Soon my shame turned into frustration and anger; anger at how I’d been treated. Not knowing what to do, I decided to lean hard into my adversity by channeling my thoughts, feelings and frustrations into writing, something that ostensibly was more about anger-management and therapy than it was about writing blog content. And the more I wrote, the more I purged not just about this, but about everything. And man oh man, did I ever write a lot!
Then something happened: After writing (and deleting) a lot of material, a small crack formed in my hard shell of bitterness which finally let the sun in; and for the first time in months I could see beyond the anger, fear, hate and shit I’d been dealing with for so long.
Finally, I could begin to see the lessons that were to come from it all; and the more I wrote, the clearer things became.
Next I began reading inspirational books and blogs to gain wisdom and advice for the road ahead; and then began reaching out and connecting with the very interesting people who wrote the books and blogs that inspired me.
I started attending live events, even volunteering my time at one, making sure to connect with as many people as I could, and offering to help out wherever I could.
I applied for, and spoke at a TEDx event in Vancouver, receiving a standing ovation from the crowd.
I attended The World Domination Summit in Portland, Oregan where I got to speak to 3,000 people! And while there, I met EVEN MORE cool people!
Not long after I began traveling around the country to speak to families on behalf of Muscular Dystrophy Canada.
Oh, and as my writing skills improved, the audience listening to what I had to say grew and grew… (Thank you!)
All in all, it seems that I’d successfully leaned into – and then through – adversity! So, what does all this have to do with a post I wrote two years ago?
Simple! Looking back now I realize that by LEANING INTO ADVERSITY I was able to find success – REAL SUCCESS – away from a job I hated. And even though I didn’t call it this at the time, the list I included in my post two years ago is all about finding success BY leaning into adversity.
Now to be clear, I still struggle with some things, especially the major turn that my life took recently. I won’t lie, this one is hard, hard, hard for me to deal with; but I also know now that by leaning into my adversity I can’t help but move towards success and happiness at some point; that’s the plan at least.
It sure beats sitting still and wallowing in misery and self-pity.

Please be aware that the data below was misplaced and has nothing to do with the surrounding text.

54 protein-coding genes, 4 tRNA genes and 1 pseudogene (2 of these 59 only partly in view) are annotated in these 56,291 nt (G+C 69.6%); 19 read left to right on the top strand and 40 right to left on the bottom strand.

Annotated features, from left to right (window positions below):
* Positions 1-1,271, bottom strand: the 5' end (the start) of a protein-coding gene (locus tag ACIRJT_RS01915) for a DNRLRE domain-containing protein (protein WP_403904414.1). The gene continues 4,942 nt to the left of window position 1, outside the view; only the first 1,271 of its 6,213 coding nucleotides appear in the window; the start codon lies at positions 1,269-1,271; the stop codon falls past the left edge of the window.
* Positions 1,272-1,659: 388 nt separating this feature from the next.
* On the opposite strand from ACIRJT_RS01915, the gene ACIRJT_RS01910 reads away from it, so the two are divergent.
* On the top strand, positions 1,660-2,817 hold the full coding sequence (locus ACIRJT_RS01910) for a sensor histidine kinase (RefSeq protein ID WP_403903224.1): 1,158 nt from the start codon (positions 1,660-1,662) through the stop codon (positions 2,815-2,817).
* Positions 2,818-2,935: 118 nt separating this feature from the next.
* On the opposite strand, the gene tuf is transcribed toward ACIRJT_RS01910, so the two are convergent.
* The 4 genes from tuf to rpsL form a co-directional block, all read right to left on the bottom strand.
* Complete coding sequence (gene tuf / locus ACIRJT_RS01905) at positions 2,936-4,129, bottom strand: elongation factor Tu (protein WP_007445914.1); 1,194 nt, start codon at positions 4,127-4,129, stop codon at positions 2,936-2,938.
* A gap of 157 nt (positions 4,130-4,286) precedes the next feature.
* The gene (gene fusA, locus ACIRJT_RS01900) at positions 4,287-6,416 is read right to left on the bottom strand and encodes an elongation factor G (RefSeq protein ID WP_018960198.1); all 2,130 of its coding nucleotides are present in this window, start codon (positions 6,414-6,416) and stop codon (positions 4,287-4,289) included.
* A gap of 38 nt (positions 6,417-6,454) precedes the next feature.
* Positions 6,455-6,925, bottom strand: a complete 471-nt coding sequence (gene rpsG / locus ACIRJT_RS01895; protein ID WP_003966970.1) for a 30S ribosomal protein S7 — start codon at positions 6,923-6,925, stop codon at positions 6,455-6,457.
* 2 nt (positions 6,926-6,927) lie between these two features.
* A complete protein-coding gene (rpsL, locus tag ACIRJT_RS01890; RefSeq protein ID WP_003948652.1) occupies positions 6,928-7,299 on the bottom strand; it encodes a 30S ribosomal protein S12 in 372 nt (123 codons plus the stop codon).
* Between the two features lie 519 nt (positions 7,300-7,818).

So now I see how wisdom from post I wrote two years ago has helped me weather one of the biggest personal storms of my life. I hope you can also find some value and wisdom from it as well. And with that said…
“18 Hard Things We All Need To Do To Be Successful”
- We have to do those hard things that no-one else wants to do
- We have to make the calls we’re afraid to make
- We have to get up very early, and be disciplined throughout the day to stay on task
- We have to give more to others than we’ll ever get back, and not keep score along the way
- We have to care more about others than they’ll ever care about us
- We have to fight when we’re are injured, bloody, and sore, and never take our eye off the prize
- We have to stare insecurity and uncertainty in the face, and soldier on anyway
- We have to always be leaders – even when no one else is following
- We have to invest in ourselves, especially when no one else is
- We have to look for the answers we don’t have, and be prepared to feel foolish in our quest
- We have to give 100% in every single thing we do – and that means everything
- We have to deliver results, even when making excuses is an acceptable option
- We have to be prepared to make mistakes, and look (and feel) foolish at times
- We have to get up the on eleventh time after falling ten times prior
- We have to be kind to people who have been unkind to us – no matter how hard it is
- We have to meet deadlines that are unreasonable, and deliver unparalleled results
- We have to be accountable for our actions – even when things go wrong
- The bottom line is that in order to succeed at our goals, we must always, always do whatever it is we need we to do, and always, always think like an ant
If you are interested in the original post, it can be found HERE.
*I know now why – it was a personal issue